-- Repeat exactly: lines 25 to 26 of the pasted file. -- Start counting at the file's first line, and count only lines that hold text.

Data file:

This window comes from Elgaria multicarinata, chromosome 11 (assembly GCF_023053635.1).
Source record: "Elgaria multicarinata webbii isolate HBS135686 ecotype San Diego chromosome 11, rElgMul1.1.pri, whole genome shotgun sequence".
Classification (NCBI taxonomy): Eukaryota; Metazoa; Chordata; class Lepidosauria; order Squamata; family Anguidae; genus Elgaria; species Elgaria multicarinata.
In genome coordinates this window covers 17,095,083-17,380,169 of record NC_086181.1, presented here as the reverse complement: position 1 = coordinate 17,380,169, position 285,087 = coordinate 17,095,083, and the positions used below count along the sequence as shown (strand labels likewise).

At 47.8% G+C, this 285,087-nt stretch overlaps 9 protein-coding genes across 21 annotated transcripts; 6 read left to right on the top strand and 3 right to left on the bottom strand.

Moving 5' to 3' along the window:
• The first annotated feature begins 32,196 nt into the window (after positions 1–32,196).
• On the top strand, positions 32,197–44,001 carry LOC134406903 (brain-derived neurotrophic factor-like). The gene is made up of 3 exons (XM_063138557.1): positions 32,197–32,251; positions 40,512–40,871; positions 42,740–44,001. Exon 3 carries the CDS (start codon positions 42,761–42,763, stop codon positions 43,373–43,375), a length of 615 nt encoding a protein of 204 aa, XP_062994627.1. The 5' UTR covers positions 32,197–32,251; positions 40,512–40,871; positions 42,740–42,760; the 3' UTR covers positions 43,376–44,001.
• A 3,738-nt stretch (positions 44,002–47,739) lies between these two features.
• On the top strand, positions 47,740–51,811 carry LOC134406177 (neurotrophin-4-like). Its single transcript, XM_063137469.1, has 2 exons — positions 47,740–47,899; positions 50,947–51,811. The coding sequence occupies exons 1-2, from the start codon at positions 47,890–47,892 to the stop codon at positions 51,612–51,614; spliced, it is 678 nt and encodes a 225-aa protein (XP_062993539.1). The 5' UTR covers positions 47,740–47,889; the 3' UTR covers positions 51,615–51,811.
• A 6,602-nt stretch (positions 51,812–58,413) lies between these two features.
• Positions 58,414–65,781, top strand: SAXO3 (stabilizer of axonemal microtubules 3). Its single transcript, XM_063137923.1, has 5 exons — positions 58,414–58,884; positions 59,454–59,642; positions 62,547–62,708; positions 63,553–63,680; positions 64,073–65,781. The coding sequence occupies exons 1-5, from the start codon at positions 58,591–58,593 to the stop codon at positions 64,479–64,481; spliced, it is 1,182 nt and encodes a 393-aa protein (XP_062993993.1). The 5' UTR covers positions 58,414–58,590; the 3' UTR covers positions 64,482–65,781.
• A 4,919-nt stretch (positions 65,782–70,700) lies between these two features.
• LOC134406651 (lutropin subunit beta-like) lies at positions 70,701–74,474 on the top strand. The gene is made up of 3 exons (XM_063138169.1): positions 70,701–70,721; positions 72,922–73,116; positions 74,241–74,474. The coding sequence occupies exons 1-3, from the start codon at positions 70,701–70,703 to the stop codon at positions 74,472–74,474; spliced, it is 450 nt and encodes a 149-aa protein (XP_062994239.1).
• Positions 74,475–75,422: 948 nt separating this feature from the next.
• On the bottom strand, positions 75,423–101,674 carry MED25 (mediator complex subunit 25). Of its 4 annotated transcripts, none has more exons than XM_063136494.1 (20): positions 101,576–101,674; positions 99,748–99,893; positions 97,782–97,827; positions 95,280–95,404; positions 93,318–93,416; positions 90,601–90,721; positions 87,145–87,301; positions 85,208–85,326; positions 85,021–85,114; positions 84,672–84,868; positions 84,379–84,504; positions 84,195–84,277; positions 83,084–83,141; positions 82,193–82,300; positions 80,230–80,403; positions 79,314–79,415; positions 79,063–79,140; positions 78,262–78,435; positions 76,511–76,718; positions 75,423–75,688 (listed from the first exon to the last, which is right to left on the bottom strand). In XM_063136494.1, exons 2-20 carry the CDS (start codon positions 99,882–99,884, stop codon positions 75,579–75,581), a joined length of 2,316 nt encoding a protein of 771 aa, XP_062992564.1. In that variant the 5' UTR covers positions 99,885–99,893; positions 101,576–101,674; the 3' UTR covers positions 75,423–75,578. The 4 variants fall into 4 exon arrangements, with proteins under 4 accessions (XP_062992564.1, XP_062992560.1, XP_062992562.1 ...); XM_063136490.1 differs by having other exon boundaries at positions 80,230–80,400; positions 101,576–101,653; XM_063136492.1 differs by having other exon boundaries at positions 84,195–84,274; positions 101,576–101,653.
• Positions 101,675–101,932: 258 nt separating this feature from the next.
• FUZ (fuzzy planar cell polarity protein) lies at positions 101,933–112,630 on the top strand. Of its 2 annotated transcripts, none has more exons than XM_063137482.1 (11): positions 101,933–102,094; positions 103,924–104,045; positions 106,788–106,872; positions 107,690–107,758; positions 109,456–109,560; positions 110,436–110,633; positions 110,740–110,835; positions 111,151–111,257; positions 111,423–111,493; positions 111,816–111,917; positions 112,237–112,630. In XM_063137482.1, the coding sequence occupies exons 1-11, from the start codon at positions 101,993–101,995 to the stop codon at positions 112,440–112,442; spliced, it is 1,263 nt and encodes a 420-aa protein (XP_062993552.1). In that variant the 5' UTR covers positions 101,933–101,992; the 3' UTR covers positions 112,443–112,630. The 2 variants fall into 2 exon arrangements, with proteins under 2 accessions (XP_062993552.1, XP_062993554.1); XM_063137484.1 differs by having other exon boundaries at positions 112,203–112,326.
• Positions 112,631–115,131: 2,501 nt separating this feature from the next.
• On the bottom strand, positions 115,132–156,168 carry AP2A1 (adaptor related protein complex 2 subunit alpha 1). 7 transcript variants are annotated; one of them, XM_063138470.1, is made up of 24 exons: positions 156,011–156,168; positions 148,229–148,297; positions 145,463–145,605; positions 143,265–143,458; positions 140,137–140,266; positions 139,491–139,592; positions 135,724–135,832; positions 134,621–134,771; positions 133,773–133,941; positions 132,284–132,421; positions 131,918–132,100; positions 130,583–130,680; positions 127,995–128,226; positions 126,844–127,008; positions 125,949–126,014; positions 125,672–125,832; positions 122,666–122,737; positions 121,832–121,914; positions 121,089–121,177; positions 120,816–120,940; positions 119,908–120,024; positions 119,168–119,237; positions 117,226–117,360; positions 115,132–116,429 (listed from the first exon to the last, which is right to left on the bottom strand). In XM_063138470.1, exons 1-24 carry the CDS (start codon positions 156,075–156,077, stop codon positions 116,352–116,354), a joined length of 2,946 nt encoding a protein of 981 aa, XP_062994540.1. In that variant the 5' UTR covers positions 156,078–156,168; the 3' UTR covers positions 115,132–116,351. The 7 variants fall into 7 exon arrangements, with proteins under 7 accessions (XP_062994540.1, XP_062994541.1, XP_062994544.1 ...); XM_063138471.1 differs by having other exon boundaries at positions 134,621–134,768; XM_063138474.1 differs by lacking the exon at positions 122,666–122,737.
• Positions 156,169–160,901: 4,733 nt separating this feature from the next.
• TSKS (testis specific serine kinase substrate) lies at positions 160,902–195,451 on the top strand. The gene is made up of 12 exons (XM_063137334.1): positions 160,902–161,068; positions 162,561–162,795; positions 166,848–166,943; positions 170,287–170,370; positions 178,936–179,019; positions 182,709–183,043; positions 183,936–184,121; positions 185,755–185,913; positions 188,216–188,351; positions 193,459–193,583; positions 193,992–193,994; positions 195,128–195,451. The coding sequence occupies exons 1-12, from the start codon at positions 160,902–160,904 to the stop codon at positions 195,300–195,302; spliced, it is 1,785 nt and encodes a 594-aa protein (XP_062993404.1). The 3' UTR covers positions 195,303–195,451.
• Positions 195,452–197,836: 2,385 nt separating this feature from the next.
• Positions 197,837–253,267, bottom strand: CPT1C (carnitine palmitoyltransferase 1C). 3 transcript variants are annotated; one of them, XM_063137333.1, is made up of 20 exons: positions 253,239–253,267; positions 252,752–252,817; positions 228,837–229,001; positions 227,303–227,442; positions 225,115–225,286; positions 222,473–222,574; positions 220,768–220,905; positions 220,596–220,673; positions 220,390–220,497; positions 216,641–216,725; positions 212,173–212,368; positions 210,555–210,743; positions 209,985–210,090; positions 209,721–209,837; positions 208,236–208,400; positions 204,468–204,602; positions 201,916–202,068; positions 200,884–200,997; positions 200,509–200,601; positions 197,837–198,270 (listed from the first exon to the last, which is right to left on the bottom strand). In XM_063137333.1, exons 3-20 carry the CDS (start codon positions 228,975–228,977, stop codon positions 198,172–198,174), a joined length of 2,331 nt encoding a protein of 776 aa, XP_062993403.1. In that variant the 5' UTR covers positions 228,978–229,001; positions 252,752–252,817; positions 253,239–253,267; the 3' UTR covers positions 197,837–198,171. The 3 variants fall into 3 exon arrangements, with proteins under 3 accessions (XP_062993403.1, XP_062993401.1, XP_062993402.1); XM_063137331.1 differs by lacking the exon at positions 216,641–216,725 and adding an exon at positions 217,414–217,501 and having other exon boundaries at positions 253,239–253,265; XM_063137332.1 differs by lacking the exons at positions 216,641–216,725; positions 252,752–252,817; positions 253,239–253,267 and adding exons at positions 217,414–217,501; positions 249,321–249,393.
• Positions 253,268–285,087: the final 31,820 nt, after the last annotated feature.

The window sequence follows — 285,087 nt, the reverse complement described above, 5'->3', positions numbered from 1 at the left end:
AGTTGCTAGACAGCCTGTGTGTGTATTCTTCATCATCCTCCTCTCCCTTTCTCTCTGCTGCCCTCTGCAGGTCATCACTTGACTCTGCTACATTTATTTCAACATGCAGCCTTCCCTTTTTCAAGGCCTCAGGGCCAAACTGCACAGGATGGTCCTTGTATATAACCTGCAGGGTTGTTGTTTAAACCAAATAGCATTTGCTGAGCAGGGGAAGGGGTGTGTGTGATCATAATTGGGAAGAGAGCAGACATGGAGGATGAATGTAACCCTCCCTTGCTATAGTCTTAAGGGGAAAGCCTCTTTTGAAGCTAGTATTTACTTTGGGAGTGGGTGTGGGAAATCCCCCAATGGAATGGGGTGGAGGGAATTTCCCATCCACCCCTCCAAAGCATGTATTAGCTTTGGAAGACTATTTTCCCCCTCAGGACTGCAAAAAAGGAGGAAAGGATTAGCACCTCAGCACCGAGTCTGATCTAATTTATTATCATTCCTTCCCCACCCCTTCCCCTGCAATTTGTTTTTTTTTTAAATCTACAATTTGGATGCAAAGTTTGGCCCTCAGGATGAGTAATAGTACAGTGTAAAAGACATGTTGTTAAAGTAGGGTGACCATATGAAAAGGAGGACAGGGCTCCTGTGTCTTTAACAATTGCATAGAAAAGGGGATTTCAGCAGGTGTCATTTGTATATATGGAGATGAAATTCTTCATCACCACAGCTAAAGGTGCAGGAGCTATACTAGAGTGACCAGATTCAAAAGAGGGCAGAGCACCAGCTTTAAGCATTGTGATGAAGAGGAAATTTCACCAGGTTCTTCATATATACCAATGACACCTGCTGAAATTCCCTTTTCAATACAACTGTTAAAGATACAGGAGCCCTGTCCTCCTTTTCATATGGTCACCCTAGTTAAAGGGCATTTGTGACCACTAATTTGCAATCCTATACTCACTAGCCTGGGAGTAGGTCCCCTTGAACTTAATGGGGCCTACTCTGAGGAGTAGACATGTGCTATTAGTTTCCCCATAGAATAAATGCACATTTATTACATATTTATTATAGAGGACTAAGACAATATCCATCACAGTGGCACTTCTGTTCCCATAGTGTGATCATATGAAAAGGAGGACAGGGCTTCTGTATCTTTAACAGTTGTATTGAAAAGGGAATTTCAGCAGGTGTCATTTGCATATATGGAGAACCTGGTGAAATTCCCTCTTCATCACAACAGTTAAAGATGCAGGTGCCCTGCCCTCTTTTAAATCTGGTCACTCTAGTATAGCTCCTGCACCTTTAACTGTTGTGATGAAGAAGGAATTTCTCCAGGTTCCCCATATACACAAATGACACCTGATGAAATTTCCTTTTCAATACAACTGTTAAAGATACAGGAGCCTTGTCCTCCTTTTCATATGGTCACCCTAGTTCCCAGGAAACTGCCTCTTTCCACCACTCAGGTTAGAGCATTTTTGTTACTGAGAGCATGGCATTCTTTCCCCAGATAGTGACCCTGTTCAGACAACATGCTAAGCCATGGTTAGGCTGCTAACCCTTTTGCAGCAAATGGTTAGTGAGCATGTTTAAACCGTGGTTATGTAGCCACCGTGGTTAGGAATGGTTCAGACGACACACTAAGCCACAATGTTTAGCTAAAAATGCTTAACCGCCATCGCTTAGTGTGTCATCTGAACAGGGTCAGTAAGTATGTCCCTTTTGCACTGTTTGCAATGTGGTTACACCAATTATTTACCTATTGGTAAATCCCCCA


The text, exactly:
• Positions 253,268–285,087: the final 31,820 nt, after the last annotated feature.

The window sequence follows — 285,087 nt, the reverse complement described above, 5'->3', positions numbered from 1 at the left end: